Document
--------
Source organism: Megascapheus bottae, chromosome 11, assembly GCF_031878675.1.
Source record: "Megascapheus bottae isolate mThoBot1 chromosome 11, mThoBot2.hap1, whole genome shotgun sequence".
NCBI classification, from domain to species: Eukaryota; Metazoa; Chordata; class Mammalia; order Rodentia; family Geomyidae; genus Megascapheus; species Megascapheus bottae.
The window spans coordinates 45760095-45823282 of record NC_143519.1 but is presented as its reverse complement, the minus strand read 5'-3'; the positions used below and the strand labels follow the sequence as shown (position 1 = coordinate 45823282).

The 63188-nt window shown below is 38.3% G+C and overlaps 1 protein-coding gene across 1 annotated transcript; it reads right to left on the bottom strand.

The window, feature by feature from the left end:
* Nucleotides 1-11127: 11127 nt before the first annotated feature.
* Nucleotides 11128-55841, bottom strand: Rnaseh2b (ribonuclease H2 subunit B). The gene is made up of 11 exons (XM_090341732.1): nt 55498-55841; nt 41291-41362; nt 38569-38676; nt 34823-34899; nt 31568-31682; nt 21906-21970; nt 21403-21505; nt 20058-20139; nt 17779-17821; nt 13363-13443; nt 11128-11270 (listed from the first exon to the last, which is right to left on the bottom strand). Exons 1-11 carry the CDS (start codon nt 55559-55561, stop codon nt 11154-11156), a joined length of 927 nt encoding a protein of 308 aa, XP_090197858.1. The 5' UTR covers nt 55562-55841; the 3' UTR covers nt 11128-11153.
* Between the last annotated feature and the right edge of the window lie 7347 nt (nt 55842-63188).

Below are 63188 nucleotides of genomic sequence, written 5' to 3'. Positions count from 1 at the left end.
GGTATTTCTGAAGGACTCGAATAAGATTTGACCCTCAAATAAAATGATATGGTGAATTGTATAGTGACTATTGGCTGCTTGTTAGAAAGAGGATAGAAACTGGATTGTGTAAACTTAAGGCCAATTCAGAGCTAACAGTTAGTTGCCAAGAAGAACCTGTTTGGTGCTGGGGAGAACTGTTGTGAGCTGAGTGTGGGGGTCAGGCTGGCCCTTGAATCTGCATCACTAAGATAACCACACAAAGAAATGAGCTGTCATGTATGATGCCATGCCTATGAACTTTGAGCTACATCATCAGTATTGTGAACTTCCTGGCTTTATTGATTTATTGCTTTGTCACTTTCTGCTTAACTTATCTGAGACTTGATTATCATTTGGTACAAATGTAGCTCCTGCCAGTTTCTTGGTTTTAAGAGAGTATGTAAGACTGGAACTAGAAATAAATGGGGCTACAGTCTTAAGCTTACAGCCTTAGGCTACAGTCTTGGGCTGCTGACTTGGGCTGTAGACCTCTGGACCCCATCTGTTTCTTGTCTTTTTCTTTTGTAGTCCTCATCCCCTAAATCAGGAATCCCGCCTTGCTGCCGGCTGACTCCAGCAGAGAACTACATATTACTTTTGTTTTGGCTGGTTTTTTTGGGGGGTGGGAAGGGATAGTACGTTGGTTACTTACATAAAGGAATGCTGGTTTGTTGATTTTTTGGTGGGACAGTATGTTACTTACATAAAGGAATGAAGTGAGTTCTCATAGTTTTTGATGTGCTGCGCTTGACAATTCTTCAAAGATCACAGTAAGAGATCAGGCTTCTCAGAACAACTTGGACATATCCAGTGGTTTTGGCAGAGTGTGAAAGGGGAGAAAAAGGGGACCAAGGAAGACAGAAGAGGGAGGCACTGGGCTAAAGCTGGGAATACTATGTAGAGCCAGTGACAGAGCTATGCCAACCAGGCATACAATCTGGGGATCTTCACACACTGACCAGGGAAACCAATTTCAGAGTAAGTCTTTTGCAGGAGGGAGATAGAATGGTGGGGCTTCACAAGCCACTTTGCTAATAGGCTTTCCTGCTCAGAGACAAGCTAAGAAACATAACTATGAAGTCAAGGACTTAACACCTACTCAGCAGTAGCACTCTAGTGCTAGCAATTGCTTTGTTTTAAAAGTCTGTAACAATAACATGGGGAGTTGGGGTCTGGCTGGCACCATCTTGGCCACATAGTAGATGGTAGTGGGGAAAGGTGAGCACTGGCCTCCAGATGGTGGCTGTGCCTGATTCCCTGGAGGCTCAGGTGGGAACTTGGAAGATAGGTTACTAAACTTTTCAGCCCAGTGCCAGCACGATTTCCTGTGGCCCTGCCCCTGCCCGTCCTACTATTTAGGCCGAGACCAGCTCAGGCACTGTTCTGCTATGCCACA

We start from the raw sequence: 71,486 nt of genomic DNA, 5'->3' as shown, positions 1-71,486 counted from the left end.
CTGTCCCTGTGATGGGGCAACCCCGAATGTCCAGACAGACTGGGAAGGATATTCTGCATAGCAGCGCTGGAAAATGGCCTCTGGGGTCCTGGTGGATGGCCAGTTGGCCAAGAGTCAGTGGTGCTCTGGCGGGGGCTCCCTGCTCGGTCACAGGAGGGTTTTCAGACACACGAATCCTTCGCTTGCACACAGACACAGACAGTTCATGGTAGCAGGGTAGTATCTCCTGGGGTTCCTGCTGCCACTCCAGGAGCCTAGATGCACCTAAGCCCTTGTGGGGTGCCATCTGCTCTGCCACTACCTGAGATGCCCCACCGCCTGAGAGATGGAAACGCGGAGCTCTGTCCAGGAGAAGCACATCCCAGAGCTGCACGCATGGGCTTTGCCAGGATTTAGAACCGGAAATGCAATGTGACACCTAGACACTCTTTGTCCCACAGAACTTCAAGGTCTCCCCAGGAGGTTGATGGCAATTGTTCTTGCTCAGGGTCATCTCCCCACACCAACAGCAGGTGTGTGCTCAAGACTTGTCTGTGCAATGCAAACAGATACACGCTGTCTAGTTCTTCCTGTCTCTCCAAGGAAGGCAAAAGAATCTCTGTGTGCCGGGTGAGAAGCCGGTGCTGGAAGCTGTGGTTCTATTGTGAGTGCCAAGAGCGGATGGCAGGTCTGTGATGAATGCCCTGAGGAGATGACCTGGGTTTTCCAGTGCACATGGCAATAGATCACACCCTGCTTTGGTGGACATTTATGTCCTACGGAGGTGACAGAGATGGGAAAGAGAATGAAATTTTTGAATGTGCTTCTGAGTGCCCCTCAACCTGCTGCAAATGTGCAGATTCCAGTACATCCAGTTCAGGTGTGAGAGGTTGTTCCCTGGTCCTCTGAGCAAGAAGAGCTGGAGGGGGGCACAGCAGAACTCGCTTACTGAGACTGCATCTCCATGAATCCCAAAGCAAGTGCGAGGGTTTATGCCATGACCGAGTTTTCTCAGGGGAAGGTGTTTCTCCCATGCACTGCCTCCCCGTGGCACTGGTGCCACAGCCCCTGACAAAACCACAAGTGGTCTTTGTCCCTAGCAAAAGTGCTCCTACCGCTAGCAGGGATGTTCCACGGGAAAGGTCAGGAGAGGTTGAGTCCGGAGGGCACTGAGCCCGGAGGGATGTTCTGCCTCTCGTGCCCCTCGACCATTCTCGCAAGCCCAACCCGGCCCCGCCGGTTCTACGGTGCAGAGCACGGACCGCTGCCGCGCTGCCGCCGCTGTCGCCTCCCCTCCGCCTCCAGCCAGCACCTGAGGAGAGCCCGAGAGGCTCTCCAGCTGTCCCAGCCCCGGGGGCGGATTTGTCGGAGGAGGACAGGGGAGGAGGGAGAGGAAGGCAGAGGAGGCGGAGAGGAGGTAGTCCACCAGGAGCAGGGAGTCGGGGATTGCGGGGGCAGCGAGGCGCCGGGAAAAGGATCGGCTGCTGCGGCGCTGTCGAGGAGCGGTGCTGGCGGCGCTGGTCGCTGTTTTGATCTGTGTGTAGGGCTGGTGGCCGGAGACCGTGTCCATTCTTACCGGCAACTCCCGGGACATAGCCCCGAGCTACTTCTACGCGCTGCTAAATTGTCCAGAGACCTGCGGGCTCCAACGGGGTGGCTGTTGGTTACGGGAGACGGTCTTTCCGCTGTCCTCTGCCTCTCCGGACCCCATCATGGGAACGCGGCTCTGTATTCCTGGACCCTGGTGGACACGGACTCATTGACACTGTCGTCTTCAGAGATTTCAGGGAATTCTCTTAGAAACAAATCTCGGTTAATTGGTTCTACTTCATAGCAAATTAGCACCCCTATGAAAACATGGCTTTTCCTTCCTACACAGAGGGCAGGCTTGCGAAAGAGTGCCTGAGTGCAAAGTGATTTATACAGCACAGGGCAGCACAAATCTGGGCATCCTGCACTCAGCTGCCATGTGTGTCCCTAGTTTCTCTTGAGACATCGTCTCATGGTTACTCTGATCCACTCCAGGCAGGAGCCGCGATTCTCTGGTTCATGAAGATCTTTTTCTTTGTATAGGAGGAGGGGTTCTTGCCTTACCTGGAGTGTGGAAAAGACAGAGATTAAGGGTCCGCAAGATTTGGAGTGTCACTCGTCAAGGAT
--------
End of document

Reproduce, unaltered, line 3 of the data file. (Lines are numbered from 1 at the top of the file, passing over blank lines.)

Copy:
NCBI classification, from domain to species: Eukaryota; Metazoa; Chordata; class Mammalia; order Rodentia; family Geomyidae; genus Megascapheus; species Megascapheus bottae.